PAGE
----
Do you struggle to have difficult conversations, to ask hard questions, or discuss the relationship? Do you fear being rejected at the first sign of being needy or imperfect? Do you worry that problems in a relationship mean it's wrong or fatally flawed?
Many singles struggle to communicate. They worry about making mistakes, revealing issues, looking desperate, exposing flaws, or acting in a way that triggers rejection. They don't want to hurt the other's feelings or make them uncomfortable so they withdraw rather than communicate. They suffer in silence while analyzing the other person's issues, past, weaknesses, or character flaws. They fear not knowing the truth, learning the truth, or not knowing what to do with it when they discover it. This results in many singles clinging anxiously to their partners (dismissing and excusing obvious warning signs) or shutting down and withdrawing (convincing themselves that their fears must be true, why else would they feel anxious--after all, if a relationship isn't organic and easy it must not be right). Such overanalyzation can have a paralyzing effect on both parties. The sad truth is, if either of them initiated conversation with respect, confidence, and warmth they would solicit the answers they need, create more mutual security, address problems with more courage, and feel deeper respect and appreciation (whether they continued the relationship or not). If you develop the skills to do this, you will not only look more confident and desirable, but others will tell you more than you ever imagined and you will feel more secure doing the same. Love is deeply connected to sacrifice. And security is deeply connected to vulnerability. Perfection and silent anxiety isn't the answer. Facing issues head on with warmth and consistent emotional engagement is how you create lasting love. Stage 2 can help you do this!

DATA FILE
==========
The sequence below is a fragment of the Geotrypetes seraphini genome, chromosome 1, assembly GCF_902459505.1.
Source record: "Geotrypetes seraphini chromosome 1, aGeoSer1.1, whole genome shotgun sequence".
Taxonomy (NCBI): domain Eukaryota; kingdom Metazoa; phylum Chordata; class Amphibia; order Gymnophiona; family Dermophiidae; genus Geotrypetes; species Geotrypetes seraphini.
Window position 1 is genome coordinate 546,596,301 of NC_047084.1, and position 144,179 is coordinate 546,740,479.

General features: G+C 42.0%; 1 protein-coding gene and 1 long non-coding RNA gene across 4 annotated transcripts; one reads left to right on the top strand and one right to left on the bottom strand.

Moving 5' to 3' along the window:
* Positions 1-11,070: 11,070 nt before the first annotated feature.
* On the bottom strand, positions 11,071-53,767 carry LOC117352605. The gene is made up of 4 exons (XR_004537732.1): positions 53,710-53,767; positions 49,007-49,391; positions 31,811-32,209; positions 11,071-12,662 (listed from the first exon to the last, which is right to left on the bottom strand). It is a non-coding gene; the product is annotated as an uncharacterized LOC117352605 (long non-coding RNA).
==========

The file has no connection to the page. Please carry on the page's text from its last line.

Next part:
Do you struggle to trust your partner and the relationship? Do you feel less chemistry or attraction than you want to feel? Do you find yourself caught in what if, all-or-nothing, catastrophic, or perfectionistic thinking?